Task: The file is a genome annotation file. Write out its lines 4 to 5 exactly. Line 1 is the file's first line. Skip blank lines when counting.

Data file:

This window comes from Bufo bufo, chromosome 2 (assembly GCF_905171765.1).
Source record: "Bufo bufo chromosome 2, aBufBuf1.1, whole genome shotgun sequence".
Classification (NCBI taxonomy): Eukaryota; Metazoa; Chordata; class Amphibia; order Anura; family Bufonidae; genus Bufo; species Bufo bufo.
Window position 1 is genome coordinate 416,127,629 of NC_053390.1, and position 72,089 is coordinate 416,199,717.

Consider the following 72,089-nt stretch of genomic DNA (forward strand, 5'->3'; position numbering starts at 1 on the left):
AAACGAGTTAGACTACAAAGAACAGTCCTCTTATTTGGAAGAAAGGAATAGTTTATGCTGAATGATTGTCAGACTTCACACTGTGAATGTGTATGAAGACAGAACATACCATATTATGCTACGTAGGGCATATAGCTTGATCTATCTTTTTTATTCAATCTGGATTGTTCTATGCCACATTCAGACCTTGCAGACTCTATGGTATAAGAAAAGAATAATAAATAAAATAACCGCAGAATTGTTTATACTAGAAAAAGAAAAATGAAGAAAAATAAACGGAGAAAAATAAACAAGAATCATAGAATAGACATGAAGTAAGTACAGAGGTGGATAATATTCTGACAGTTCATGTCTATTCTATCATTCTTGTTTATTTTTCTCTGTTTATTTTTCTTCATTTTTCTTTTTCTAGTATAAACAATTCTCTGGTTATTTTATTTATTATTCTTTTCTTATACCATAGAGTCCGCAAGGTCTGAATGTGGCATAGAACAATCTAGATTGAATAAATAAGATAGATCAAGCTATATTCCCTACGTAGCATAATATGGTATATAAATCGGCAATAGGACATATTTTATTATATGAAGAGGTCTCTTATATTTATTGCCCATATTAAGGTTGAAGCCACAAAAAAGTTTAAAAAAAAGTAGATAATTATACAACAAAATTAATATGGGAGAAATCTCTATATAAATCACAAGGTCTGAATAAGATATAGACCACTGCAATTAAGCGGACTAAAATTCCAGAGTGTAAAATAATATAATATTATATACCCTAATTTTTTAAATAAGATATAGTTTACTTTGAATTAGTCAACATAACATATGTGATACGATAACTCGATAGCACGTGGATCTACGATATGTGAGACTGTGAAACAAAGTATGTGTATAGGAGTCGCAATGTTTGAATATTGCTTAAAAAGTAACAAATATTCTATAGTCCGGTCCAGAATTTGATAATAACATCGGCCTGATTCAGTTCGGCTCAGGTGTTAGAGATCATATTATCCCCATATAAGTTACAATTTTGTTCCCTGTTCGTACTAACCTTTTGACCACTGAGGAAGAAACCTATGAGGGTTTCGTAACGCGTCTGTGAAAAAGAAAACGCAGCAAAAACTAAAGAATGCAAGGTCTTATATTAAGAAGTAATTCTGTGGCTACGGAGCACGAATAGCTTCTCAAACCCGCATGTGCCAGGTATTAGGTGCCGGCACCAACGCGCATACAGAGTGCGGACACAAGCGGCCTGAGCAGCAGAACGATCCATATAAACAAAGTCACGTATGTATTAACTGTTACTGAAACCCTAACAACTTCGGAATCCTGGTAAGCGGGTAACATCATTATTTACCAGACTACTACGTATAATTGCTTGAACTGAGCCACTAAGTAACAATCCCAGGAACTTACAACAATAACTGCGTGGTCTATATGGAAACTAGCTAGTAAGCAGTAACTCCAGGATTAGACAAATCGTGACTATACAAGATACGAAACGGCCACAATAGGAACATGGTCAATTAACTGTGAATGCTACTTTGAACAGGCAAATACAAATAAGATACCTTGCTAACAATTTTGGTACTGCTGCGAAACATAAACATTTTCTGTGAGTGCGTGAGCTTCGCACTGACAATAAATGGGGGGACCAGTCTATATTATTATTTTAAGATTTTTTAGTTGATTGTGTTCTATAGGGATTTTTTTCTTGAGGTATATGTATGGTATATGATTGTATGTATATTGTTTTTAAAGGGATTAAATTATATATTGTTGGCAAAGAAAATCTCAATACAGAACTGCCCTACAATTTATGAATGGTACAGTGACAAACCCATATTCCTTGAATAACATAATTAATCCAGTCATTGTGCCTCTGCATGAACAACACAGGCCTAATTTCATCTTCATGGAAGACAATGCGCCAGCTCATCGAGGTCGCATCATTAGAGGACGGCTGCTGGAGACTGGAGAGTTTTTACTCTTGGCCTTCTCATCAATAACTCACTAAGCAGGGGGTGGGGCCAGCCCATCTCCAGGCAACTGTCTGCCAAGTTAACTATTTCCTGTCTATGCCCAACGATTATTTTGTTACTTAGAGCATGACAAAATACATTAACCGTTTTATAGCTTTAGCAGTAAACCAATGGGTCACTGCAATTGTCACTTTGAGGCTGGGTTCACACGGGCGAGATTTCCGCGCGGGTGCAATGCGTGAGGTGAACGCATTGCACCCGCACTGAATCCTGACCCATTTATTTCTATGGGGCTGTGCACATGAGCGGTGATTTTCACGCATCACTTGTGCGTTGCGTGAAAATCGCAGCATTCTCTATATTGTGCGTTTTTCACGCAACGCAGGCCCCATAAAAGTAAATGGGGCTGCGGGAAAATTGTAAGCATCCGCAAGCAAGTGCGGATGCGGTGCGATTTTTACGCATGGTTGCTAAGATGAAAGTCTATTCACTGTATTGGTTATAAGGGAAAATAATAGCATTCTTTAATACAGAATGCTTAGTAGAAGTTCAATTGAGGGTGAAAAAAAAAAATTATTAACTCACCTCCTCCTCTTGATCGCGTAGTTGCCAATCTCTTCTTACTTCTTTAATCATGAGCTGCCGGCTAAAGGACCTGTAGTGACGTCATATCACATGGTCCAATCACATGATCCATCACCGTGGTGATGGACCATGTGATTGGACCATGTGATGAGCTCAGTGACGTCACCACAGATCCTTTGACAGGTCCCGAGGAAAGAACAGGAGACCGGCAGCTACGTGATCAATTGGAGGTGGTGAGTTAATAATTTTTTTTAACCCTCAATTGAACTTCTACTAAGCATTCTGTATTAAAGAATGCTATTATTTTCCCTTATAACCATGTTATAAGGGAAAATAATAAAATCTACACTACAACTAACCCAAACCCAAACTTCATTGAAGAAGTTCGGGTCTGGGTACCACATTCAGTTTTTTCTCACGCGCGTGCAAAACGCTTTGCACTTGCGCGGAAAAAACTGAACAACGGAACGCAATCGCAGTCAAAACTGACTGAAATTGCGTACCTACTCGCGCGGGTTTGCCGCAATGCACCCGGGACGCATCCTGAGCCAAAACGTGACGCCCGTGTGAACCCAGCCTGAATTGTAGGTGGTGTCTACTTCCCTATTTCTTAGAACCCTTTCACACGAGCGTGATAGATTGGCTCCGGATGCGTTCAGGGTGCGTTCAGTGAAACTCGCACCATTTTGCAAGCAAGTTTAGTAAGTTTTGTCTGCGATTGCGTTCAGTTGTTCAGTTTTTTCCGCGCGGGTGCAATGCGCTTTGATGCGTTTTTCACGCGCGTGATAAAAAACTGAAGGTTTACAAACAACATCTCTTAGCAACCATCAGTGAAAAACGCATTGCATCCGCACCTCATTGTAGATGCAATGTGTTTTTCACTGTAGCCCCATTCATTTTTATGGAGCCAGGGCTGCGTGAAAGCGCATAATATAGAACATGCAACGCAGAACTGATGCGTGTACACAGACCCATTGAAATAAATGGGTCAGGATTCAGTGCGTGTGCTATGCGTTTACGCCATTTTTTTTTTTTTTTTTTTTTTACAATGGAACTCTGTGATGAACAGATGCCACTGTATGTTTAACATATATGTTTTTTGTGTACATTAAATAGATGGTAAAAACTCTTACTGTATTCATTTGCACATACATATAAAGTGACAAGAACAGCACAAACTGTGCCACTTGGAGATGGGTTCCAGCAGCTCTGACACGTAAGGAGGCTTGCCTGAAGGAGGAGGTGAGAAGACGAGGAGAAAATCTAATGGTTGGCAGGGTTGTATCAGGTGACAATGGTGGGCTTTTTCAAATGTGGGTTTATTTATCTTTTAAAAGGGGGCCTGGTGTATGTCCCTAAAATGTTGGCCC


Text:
Window position 1 is genome coordinate 416,127,629 of NC_053390.1, and position 72,089 is coordinate 416,199,717.

Consider the following 72,089-nt stretch of genomic DNA (forward strand, 5'->3'; position numbering starts at 1 on the left):